The U.S. is known for being ahead of the curve in a lot of things, and that includes making music.
Paving the way for the rest of the world -- from bluegrass to hip-hop, country to surf rock -- cities around the country are famous for putting new music on the map.
If you're music junkies like we are, visit our five favorite U.S. spots to hear live music in a variety of venues -- and of course, we've included our picks for hotels to stay in once the music's over.
-- Carly Pifer, Oyster.com
L.A. has long been a hub for musicians and mainstay venues on the musical scene are still hot destinations for touring bands, especially those looking to be discovered. In recent years, an influx of young creatives has brought on a whole new age of music that's less starry-eyed and more visceral. Where to Hear It: Nestled in the Hollywood Hills, The Hollywood Bowl is an iconic music venue known for its large outdoor amphitheater and BYOB wine and food policy, which creates a one-of-a-kind atmosphere for viewing big ticket acts such as Animal Collective and The National. On the other side of the spectrum, Hotel Cafe is a dimly lit, intimate space showcasing up-and-coming talent, leaning towards promoting female singer-songwriters like Meiko. Where to Stay: Nobody walks in L.A. -- except on the rare stretch of street where this cheap but chic hotel is located. Besides prime location, The Orlando offers free Wi-Fi (helpful in planning your nightly outings), two saunas and a pool for post-music show recharging. Plus, it's pet-friendly for those divas who won't leave home without their dog. A short drive from Sunset Boulevard, where many of L.A.'s famous venues reside, and well placed for offshoots to hip neighborhoods such as Silver Lake and Echo Park, this hotel is a music lover's dream.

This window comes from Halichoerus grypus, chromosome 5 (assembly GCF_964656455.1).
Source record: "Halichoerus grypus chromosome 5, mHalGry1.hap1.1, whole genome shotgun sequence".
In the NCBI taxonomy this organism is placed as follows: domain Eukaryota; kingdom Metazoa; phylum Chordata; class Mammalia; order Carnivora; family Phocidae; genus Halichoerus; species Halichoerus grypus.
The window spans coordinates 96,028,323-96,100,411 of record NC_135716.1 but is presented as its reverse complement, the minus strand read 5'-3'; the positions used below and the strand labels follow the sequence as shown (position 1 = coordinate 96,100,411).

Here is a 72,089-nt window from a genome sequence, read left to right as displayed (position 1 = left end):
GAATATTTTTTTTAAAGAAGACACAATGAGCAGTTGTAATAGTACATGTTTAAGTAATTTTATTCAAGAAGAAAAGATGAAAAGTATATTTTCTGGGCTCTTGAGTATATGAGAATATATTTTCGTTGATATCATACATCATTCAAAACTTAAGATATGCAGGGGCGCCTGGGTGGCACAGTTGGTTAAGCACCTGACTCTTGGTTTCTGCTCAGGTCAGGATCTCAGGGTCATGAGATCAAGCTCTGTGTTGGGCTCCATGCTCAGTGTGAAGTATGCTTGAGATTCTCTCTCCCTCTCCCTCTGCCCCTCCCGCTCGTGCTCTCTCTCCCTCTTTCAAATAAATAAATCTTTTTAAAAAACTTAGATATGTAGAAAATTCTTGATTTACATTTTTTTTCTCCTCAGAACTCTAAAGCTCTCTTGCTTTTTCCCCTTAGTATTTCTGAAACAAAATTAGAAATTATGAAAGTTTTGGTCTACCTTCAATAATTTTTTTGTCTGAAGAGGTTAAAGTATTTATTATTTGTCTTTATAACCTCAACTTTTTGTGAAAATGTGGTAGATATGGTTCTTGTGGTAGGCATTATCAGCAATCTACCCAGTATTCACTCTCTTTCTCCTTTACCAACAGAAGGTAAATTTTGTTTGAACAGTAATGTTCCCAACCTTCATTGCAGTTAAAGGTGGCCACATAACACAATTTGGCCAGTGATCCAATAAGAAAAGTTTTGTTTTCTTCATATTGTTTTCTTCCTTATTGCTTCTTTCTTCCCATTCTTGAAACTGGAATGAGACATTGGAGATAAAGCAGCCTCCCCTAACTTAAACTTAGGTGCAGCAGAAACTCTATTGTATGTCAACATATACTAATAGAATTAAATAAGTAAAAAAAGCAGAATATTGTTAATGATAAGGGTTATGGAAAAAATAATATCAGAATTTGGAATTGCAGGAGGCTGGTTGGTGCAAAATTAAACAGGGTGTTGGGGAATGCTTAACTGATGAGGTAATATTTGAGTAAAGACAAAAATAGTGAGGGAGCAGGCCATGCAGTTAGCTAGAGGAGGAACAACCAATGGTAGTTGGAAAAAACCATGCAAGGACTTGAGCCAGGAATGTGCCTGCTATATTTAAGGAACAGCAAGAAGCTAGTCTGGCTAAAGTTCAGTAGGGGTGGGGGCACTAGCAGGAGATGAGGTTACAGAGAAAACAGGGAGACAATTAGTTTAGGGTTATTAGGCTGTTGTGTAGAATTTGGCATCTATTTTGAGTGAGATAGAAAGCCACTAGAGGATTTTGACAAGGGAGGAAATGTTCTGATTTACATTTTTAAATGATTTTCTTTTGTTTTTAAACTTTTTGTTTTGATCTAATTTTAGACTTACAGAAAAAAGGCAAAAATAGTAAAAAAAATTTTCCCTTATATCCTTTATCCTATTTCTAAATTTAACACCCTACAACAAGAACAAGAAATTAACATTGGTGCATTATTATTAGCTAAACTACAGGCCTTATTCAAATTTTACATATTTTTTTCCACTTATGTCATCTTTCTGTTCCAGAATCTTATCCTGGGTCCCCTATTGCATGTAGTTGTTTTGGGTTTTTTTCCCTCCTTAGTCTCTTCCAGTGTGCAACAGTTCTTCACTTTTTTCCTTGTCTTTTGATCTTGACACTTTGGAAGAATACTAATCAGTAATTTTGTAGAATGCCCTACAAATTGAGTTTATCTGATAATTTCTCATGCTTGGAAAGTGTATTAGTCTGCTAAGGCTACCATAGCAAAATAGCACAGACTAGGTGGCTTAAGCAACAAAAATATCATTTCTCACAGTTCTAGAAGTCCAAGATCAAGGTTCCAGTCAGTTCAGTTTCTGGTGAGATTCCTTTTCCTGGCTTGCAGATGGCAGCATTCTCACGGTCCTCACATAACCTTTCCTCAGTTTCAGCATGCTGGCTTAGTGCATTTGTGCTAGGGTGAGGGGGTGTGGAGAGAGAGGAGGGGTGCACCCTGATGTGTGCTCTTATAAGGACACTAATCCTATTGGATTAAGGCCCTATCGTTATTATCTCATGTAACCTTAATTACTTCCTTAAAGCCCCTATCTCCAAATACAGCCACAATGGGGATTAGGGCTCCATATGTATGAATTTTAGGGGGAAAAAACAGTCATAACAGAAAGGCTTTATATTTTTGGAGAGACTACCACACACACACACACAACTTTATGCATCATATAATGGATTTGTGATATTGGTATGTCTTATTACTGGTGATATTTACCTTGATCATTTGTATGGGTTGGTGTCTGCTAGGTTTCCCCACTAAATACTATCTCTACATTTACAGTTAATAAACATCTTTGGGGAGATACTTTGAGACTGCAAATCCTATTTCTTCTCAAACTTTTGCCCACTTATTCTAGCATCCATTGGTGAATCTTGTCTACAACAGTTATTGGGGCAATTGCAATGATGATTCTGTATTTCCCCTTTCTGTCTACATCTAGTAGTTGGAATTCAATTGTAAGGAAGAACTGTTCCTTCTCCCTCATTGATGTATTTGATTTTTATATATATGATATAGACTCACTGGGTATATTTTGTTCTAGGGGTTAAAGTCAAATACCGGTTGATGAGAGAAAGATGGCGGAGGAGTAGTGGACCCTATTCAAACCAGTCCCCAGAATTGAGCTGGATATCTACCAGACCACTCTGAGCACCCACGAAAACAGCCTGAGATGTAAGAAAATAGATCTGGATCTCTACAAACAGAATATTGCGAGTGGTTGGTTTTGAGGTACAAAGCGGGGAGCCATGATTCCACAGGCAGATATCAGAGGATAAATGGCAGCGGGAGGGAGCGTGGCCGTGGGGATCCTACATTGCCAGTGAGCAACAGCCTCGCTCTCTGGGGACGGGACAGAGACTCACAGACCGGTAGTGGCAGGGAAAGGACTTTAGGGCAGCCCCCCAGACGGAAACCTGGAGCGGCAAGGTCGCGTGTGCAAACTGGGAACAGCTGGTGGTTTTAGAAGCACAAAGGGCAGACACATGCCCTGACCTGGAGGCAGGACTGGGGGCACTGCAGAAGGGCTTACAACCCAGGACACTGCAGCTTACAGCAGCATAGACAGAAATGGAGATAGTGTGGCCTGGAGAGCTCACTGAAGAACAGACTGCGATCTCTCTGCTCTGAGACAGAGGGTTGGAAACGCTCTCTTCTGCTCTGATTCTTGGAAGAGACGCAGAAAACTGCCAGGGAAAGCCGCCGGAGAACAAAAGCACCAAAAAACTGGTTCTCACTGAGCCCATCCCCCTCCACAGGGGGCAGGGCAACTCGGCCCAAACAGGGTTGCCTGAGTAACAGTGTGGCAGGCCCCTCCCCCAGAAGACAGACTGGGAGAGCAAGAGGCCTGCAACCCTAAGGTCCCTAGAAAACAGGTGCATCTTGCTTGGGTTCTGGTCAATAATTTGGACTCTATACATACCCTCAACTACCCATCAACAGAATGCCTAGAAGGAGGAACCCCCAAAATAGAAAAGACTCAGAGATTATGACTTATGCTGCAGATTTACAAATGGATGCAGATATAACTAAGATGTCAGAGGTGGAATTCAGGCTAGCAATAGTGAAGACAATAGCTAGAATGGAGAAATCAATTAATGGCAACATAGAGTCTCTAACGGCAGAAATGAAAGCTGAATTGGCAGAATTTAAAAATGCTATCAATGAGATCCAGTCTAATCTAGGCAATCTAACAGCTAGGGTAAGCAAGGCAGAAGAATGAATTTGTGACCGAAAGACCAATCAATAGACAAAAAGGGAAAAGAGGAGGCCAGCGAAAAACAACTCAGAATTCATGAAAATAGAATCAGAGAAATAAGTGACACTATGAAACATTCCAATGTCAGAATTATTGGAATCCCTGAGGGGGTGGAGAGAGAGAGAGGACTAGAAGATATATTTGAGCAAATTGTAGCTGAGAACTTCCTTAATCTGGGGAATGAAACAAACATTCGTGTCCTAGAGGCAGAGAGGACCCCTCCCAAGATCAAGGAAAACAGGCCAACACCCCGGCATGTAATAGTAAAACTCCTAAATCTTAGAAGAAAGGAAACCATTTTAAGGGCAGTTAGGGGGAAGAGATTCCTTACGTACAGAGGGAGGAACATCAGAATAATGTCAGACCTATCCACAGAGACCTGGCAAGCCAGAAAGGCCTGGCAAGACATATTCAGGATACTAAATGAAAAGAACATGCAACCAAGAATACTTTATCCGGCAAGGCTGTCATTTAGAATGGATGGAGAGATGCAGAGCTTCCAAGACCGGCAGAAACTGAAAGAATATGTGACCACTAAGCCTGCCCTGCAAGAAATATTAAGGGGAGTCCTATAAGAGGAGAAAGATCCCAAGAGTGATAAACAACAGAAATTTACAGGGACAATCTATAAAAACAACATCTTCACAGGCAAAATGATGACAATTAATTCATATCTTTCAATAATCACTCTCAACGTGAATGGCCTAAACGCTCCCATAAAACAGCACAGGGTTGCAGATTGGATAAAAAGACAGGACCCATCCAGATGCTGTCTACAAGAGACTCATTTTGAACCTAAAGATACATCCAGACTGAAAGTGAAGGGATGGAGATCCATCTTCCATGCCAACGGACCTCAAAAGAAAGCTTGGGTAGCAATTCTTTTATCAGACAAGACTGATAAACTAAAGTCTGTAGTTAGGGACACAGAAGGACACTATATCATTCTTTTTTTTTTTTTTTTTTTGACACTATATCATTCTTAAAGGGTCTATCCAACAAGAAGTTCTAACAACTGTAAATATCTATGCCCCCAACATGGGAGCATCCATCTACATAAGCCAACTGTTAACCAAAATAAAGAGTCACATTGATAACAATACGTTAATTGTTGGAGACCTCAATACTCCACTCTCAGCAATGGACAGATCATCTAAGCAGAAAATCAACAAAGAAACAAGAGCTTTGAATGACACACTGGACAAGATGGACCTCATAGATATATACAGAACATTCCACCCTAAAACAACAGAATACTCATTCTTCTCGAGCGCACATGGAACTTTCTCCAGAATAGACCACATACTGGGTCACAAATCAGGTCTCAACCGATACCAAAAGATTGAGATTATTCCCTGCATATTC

New Orleans' musical history may go way back, but it's still very much alive and well. With plenty of spins on big band jazz that the city is famous for, as well as indie bands setting up shop in the lively city, there is a music type for every taste. Where to Hear It: Frenchmen Street is a bit off the beaten path in the French Quarter but those who venture there will be duly rewarded. The Spotted Cat Music Club promises authentic jazz and blues until the wee hours of the morning, as well as awesome extras like free swing dancing classes for those who want to put their rhythm to the beats. An extensive drink list and nightly live music make d.b.a. bar popular with locals; and when in a city as tourist-friendly as New Orleans, do yourself a favor and follow their lead to find the true soul of the city. Where to Stay: The sleek Loft 523 is a nice contrast to the city's generally "old-time" vibe. And the fact that the hotel happens to be attached to nightclub Le Phare means easy access to music -- in this case, typically a DJ. Frette linens and ergonomic chairs add to the comfort factor that is key for touring music aficionados, and the walk-in showers and soaking tubs (available in some rooms) appeal to the rock star in all of us. Being attached to a nightclub does have its drawbacks, but the hotel compensates by offering a $50 drink voucher to anyone staying in the "Rock You Suite" which is located directly over the sound system. The location is a hop, skip and a jump from the Bourbon Street music scene.